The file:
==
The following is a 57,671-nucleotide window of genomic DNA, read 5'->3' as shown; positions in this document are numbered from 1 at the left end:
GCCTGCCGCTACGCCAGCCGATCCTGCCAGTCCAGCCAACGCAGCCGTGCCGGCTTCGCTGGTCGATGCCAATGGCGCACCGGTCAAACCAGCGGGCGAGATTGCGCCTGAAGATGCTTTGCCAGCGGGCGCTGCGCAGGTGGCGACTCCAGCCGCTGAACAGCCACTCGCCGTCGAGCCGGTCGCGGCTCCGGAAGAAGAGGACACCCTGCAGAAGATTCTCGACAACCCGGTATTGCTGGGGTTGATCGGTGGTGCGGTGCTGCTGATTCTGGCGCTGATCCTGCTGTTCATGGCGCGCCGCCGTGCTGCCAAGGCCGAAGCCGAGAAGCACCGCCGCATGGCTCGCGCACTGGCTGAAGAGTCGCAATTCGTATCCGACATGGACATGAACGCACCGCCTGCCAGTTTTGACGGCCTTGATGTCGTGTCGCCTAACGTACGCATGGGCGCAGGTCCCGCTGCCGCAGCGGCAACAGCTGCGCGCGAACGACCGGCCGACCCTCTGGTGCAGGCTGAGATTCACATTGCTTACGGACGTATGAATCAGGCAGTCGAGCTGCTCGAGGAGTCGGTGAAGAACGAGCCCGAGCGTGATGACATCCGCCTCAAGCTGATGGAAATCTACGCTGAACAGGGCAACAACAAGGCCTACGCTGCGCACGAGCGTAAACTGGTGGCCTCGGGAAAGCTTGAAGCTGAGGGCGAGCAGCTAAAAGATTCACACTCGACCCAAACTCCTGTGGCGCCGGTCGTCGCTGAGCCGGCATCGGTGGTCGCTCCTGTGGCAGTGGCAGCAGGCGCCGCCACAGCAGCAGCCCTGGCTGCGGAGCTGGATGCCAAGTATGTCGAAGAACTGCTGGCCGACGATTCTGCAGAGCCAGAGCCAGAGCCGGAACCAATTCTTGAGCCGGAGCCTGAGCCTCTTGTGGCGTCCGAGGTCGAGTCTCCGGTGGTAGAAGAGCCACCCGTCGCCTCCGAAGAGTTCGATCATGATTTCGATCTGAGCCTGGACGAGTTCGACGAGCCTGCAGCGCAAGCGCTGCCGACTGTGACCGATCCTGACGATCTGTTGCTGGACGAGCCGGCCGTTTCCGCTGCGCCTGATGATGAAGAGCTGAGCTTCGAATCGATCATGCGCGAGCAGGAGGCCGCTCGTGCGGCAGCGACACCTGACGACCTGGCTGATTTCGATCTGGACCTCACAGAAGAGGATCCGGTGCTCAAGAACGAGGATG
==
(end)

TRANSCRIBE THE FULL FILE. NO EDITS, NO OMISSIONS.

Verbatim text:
The following is a 57,671-nucleotide window of genomic DNA, read 5'->3' as shown; positions in this document are numbered from 1 at the left end:
GCCTGCCGCTACGCCAGCCGATCCTGCCAGTCCAGCCAACGCAGCCGTGCCGGCTTCGCTGGTCGATGCCAATGGCGCACCGGTCAAACCAGCGGGCGAGATTGCGCCTGAAGATGCTTTGCCAGCGGGCGCTGCGCAGGTGGCGACTCCAGCCGCTGAACAGCCACTCGCCGTCGAGCCGGTCGCGGCTCCGGAAGAAGAGGACACCCTGCAGAAGATTCTCGACAACCCGGTATTGCTGGGGTTGATCGGTGGTGCGGTGCTGCTGATTCTGGCGCTGATCCTGCTGTTCATGGCGCGCCGCCGTGCTGCCAAGGCCGAAGCCGAGAAGCACCGCCGCATGGCTCGCGCACTGGCTGAAGAGTCGCAATTCGTATCCGACATGGACATGAACGCACCGCCTGCCAGTTTTGACGGCCTTGATGTCGTGTCGCCTAACGTACGCATGGGCGCAGGTCCCGCTGCCGCAGCGGCAACAGCTGCGCGCGAACGACCGGCCGACCCTCTGGTGCAGGCTGAGATTCACATTGCTTACGGACGTATGAATCAGGCAGTCGAGCTGCTCGAGGAGTCGGTGAAGAACGAGCCCGAGCGTGATGACATCCGCCTCAAGCTGATGGAAATCTACGCTGAACAGGGCAACAACAAGGCCTACGCTGCGCACGAGCGTAAACTGGTGGCCTCGGGAAAGCTTGAAGCTGAGGGCGAGCAGCTAAAAGATTCACACTCGACCCAAACTCCTGTGGCGCCGGTCGTCGCTGAGCCGGCATCGGTGGTCGCTCCTGTGGCAGTGGCAGCAGGCGCCGCCACAGCAGCAGCCCTGGCTGCGGAGCTGGATGCCAAGTATGTCGAAGAACTGCTGGCCGACGATTCTGCAGAGCCAGAGCCAGAGCCGGAACCAATTCTTGAGCCGGAGCCTGAGCCTCTTGTGGCGTCCGAGGTCGAGTCTCCGGTGGTAGAAGAGCCACCCGTCGCCTCCGAAGAGTTCGATCATGATTTCGATCTGAGCCTGGACGAGTTCGACGAGCCTGCAGCGCAAGCGCTGCCGACTGTGACCGATCCTGACGATCTGTTGCTGGACGAGCCGGCCGTTTCCGCTGCGCCTGATGATGAAGAGCTGAGCTTCGAATCGATCATGCGCGAGCAGGAGGCCGCTCGTGCGGCAGCGACACCTGACGACCTGGCTGATTTCGATCTGGACCTCACAGAAGAGGATCCGGTGCTCAAGAACGAGGATG